Log levy favoured to offset cost to roading

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Readers had three choices to vote on this week’s webpoll question, “What do you think is the best way to fund the local share of road maintenance costs?”

At 63 percent, or 173 out of 274 votes, the option to introduce a log levy attracted the most votes. Twenty-five percent (68) of respondents wanted to moved to a weight-based funding model, while 8 percent (21) were in favour of keeping the existing system but with a possible higher forestry differential. “Other” amounted to 4 percent, or 12 people.

The log levy was “a no-brainer” for at least one respondent.

“We have more trucks on our roads, and bigger trucks on our roads. The logging trucks are very definitely causing damage.”

Logs are heavy and there are many, said another.

“So that means we need to move them, so . . . obviously.”

The change in road usage since the growth of forestry in this region was a common theme among those who preferred the weight-based funding model.

“Years ago, back country roads were only permitted to trucks carrying a fraction of the weight today’s ones do,” said one respondent.

“I don’t believe the roads of today have been upgraded enough to allow these extremely heavy loads.”

Each tonne of meat, wool, vegetables, fruit and logs does the same damage to the road, said another reader.

“The bigger the volume the more you pay.”

No comments were available from the 8 percent (21) of respondents in favour of the existing system but with a possible higher forestry differential.

Among those who made up “Other”, were at least two who said using rail would reduce costs. One suggested a combination of all three options

“Reduce the road rates; user pays with heavy vehicles paying a regional RUC (road user charges) and a log levy on the port to ensure they contribute fairly.”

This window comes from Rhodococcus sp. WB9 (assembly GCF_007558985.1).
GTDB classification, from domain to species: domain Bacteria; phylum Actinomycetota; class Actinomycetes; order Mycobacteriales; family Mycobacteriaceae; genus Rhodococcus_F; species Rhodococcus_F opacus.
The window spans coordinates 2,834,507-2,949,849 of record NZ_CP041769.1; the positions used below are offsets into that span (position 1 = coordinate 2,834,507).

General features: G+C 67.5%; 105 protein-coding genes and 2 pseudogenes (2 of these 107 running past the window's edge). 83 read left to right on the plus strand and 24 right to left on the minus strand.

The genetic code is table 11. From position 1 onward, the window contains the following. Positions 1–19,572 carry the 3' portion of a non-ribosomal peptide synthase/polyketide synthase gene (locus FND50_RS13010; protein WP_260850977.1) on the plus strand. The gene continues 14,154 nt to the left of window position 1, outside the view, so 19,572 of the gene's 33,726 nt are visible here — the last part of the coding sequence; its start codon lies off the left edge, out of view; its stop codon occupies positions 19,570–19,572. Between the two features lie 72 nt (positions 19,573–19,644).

Readers had three choices to vote on this week’s webpoll question, “What do you think is the best way to fund the local share of road maintenance costs?”

At 63 percent, or 173 out of 274 votes, the option to introduce a log levy attracted the most votes. Twenty-five percent (68) of respondents wanted to moved to a weight-based funding model, while 8 percent (21) were in favour of keeping the existing system but with a possible higher forestry differential. “Other” amounted to 4 percent, or 12 people.

The log levy was “a no-brainer” for at least one respondent.

“We have more trucks on our roads, and bigger trucks on our roads. The logging trucks are very definitely causing damage.”

Logs are heavy and there are many, said another.

“So that means we need to move them, so . . . obviously.”

The change in road usage since the growth of forestry in this region was a common theme among those who preferred the weight-based funding model.

“Years ago, back country roads were only permitted to trucks carrying a fraction of the weight today’s ones do,” said one respondent.

“I don’t believe the roads of today have been upgraded enough to allow these extremely heavy loads.”

Each tonne of meat, wool, vegetables, fruit and logs does the same damage to the road, said another reader.

“The bigger the volume the more you pay.”

No comments were available from the 8 percent (21) of respondents in favour of the existing system but with a possible higher forestry differential.

Among those who made up “Other”, were at least two who said using rail would reduce costs. One suggested a combination of all three options

“Reduce the road rates; user pays with heavy vehicles paying a regional RUC (road user charges) and a log levy on the port to ensure they contribute fairly.”

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